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German economy poised for growth

Published on 28/01/2004

28 January 2004

BERLIN – Germany’s economy is poised for substantial growth after three years of stagnation but high unemployment will not fall until 2005, Economics Minister Wolfgang Clement said Wednesday.

“We have crossed the valley of tears … and are finally in an upswing,” said Clement, speaking at a news briefing where he unveiled his already widely leaked projections for this year.

German GDP will rise between 1.5 percent and 2 percent in 2004, he said.

“Reservations of investors and consumers owing to the Iraq war have largely dissolved,” said Clement’s report.

He underlined that powerful monetary and fiscal impulses from the US and China were leading the world economy to recovery.

But admitted: “The upswing is coming slowly to Germany.”

Nevertheless, clear signs of revival are highly welcome following negative German GDP growth of minus 0.1 percent in 2003 and weak expansion of 0.2 percent in 2002.

Growth will continue to be export-led with sales of goods and services abroad to surge by 5.8 percent in 2004, compared with 1.1 percent growth in 2003.

Domestic demand will expand but only by a disappointing 1.2 percent, compared with a sickly 0.1 percent domestic demand growth in 2003, the report noted.

Weak German domestic demand has been a bane for economists over the past decade.

Germany’s jobless rate is expected to drop by 100,000 during 2004 but this will make only a small dent in overall unemployment figures.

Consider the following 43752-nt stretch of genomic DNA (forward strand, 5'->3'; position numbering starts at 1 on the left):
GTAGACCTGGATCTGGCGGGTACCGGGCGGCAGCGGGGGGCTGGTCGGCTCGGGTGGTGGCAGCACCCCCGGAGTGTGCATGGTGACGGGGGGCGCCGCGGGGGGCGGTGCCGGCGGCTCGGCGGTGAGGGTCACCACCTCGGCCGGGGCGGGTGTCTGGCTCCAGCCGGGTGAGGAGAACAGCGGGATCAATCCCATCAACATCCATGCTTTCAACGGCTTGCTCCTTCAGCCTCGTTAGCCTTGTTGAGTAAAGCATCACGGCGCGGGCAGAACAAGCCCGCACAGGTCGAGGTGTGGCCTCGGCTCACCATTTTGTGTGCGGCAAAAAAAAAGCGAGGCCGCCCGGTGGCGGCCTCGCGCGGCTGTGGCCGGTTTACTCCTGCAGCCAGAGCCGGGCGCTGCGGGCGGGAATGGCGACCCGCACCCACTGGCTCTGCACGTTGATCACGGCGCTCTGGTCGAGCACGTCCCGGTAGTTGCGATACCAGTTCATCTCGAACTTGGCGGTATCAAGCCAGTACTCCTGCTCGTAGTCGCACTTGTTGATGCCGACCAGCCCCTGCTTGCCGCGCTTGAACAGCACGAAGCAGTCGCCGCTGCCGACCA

The average jobless rate for 2004 is expected to be 10.3 percent with 4.28 million people unemployed after 10.5 percent last year.

“A real breakthrough (in unemployment) will not come about until 2005,” said Clement.

The generally upbeat 2004 projections come after German business confidence unexpectedly rose in January, as shown by the closely watched Ifo survey of 7,000 executives released Tuesday.

Leaders of Europe’s biggest economy shrugged off fears about the strong euro and Ifo index for western German business sentiment rose to 97.4 points in January, up from 96.9 points in December and 95.7 points in November.

Analysts had predicted the index, which is one of Europe’s key economic indicators, would level out in January.

“Business confidence has not been so good in a long time,” said a clearly upbeat Clement who noted the Ifo index was now at its highest rate of the past three years.

Banks are also betting on stronger growth with Commerzbank in Frankfurt predicting even better GDP growth than the government.

Commerzbank senior economist Peter Pietsch said Germany will post 2 percent GDP growth this year.

Analysts note that the German economy is generally only able to add serious numbers of new jobs when growth is 2 percent or higher.


Subject: German news